|Publication number||US5214563 A|
|Application number||US 07/815,256|
|Publication date||May 25, 1993|
|Filing date||Dec 31, 1991|
|Priority date||Dec 31, 1991|
|Publication number||07815256, 815256, US 5214563 A, US 5214563A, US-A-5214563, US5214563 A, US5214563A|
|Inventors||Howard S. Estes|
|Original Assignee||Compaq Computer Corporation|
|Export Citation||BiBTeX, EndNote, RefMan|
|Patent Citations (6), Referenced by (37), Classifications (27), Legal Events (5)|
|External Links: USPTO, USPTO Assignment, Espacenet|
This invention relates to the manufacture of lead assemblies suitable for connecting semiconductor package devices to printed circuit boards, and more particularly, to leads which can be adapted to permit electrical continuity between various soldering locations without using additional printed circuit board surface area.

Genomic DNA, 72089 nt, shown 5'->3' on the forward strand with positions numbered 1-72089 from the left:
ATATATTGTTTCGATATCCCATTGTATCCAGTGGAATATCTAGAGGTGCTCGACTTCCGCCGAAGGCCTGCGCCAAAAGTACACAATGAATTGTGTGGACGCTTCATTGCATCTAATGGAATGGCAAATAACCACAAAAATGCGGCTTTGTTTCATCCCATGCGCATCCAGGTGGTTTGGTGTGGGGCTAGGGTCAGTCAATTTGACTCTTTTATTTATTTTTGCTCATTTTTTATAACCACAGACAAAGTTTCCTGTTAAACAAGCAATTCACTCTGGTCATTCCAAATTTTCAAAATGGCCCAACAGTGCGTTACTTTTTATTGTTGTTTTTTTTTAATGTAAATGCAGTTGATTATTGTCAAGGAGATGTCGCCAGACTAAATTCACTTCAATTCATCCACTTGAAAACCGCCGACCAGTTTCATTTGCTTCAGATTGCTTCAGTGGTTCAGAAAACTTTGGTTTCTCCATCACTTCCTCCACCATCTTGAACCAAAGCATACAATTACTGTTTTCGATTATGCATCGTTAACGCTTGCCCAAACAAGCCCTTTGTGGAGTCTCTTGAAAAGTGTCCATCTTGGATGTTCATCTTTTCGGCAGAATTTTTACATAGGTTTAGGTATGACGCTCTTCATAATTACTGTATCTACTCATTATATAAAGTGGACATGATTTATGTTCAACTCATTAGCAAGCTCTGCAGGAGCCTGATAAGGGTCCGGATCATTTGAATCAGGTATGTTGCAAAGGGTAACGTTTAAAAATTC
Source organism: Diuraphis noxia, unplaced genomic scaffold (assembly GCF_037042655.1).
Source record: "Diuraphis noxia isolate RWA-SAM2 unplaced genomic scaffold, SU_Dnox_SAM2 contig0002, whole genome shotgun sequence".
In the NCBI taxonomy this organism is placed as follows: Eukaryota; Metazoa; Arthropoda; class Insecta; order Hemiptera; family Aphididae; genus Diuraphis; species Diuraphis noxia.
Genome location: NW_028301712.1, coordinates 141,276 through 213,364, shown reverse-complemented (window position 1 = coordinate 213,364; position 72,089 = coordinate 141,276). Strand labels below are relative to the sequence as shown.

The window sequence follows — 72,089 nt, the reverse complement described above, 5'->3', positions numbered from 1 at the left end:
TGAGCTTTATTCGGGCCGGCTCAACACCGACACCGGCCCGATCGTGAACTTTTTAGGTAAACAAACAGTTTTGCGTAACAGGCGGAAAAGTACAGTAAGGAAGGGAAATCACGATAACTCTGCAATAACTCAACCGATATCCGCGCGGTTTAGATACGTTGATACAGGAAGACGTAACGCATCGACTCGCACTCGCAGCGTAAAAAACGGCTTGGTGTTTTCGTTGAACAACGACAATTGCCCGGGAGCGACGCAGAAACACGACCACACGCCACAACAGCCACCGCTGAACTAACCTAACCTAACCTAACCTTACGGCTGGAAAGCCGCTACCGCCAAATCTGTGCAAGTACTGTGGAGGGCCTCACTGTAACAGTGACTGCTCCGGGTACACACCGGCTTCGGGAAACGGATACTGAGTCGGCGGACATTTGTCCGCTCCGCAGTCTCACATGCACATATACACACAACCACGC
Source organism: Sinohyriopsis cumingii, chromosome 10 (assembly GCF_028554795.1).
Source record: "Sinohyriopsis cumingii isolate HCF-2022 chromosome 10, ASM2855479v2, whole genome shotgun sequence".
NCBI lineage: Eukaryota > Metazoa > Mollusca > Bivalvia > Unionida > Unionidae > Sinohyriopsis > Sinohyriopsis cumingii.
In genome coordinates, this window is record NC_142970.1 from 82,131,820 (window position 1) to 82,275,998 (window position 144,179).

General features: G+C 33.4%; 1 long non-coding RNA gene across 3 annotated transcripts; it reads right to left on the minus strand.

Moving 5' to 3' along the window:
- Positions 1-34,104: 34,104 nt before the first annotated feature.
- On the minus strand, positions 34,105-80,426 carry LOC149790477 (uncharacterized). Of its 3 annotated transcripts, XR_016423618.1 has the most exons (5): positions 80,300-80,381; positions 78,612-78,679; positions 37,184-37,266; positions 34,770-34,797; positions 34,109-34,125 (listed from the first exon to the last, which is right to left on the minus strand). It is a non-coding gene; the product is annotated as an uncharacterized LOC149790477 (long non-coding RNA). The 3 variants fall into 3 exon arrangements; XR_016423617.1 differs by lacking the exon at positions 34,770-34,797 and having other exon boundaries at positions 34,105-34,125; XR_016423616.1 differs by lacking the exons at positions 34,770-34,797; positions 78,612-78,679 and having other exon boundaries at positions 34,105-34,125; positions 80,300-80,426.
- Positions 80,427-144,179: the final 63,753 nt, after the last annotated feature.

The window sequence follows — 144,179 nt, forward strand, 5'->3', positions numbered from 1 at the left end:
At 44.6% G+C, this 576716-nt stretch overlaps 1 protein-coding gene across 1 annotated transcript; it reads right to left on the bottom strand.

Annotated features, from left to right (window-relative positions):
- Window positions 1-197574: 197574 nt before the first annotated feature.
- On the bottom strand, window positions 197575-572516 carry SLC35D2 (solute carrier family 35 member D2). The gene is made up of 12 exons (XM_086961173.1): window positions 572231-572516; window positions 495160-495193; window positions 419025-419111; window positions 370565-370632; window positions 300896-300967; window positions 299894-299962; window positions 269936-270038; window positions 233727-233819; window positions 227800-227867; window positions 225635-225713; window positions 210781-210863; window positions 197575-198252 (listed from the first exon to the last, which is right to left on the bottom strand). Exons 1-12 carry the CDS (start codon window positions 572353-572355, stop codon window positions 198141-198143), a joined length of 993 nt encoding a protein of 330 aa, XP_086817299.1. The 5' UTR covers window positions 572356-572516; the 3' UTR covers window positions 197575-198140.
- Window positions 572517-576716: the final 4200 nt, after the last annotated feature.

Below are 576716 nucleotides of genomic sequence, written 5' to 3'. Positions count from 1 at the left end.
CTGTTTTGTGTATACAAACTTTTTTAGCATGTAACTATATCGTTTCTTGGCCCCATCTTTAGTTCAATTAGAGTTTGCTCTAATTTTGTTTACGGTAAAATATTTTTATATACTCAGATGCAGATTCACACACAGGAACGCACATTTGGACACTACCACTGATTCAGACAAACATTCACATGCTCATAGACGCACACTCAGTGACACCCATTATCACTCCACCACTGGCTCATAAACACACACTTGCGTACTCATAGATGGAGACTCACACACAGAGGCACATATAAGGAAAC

Semiconductor devices traditionally have included a through-hole design in which leads extending from a device were bent downward and passed through plated holes in a printed circuit board to be soldered in place. More recently, surface mount technology has enabled double-sided board applications which double the useful surface area on a typical printed circuit board. Surface mount packages have also increased the useful surface area on each side of the board, since the lead wires of these components do not extend significantly beyond the molded package, and thus, less surface area is needed to secure the leads to the board.
Electronic device manufacturers are, nevertheless, still driven to minimize package dimensions. A minimum area package is advantageous in miniaturizing the size of consumer products, such as notebook computers. In certain aerospace applications, size and weight considerations continue to be of paramount importance. Additionally, heat removal management is often easier with smaller package designs.